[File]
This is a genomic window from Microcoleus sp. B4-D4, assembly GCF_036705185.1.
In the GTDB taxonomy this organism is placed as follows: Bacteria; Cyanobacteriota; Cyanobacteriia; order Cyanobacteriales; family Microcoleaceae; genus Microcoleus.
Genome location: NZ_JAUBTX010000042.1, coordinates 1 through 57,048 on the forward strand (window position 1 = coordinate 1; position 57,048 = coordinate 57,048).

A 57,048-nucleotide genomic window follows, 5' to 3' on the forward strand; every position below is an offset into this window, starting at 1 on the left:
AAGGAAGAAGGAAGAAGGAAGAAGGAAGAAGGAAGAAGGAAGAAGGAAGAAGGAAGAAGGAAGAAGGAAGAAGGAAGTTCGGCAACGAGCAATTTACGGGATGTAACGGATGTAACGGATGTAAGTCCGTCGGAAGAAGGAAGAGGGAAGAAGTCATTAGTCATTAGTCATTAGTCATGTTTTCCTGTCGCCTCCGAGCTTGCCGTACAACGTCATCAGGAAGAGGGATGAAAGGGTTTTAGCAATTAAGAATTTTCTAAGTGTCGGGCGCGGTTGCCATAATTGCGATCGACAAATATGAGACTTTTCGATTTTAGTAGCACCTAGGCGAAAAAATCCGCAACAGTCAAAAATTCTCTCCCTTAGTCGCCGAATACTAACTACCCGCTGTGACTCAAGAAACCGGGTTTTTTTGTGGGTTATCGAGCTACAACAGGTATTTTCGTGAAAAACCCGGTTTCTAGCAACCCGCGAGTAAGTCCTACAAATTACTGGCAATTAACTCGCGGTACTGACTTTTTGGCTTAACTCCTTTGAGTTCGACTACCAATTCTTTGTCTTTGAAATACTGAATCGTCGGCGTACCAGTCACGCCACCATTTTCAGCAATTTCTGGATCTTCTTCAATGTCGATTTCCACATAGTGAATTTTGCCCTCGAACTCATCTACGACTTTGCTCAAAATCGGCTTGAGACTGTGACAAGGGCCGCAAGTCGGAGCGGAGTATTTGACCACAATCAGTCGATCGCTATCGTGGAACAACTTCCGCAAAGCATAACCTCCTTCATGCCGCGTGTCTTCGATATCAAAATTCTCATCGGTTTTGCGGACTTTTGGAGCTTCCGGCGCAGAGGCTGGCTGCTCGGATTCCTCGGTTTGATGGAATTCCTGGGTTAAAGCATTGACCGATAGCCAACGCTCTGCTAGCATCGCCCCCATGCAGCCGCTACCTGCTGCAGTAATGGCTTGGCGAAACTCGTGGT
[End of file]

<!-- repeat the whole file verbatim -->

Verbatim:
This is a genomic window from Microcoleus sp. B4-D4, assembly GCF_036705185.1.
In the GTDB taxonomy this organism is placed as follows: Bacteria; Cyanobacteriota; Cyanobacteriia; order Cyanobacteriales; family Microcoleaceae; genus Microcoleus.
Genome location: NZ_JAUBTX010000042.1, coordinates 1 through 57,048 on the forward strand (window position 1 = coordinate 1; position 57,048 = coordinate 57,048).

A 57,048-nucleotide genomic window follows, 5' to 3' on the forward strand; every position below is an offset into this window, starting at 1 on the left:
AAGGAAGAAGGAAGAAGGAAGAAGGAAGAAGGAAGAAGGAAGAAGGAAGAAGGAAGAAGGAAGAAGGAAGAAGGAAGTTCGGCAACGAGCAATTTACGGGATGTAACGGATGTAACGGATGTAAGTCCGTCGGAAGAAGGAAGAGGGAAGAAGTCATTAGTCATTAGTCATTAGTCATGTTTTCCTGTCGCCTCCGAGCTTGCCGTACAACGTCATCAGGAAGAGGGATGAAAGGGTTTTAGCAATTAAGAATTTTCTAAGTGTCGGGCGCGGTTGCCATAATTGCGATCGACAAATATGAGACTTTTCGATTTTAGTAGCACCTAGGCGAAAAAATCCGCAACAGTCAAAAATTCTCTCCCTTAGTCGCCGAATACTAACTACCCGCTGTGACTCAAGAAACCGGGTTTTTTTGTGGGTTATCGAGCTACAACAGGTATTTTCGTGAAAAACCCGGTTTCTAGCAACCCGCGAGTAAGTCCTACAAATTACTGGCAATTAACTCGCGGTACTGACTTTTTGGCTTAACTCCTTTGAGTTCGACTACCAATTCTTTGTCTTTGAAATACTGAATCGTCGGCGTACCAGTCACGCCACCATTTTCAGCAATTTCTGGATCTTCTTCAATGTCGATTTCCACATAGTGAATTTTGCCCTCGAACTCATCTACGACTTTGCTCAAAATCGGCTTGAGACTGTGACAAGGGCCGCAAGTCGGAGCGGAGTATTTGACCACAATCAGTCGATCGCTATCGTGGAACAACTTCCGCAAAGCATAACCTCCTTCATGCCGCGTGTCTTCGATATCAAAATTCTCATCGGTTTTGCGGACTTTTGGAGCTTCCGGCGCAGAGGCTGGCTGCTCGGATTCCTCGGTTTGATGGAATTCCTGGGTTAAAGCATTGACCGATAGCCAACGCTCTGCTAGCATCGCCCCCATGCAGCCGCTACCTGCTGCAGTAATGGCTTGGCGAAACTCGTGGT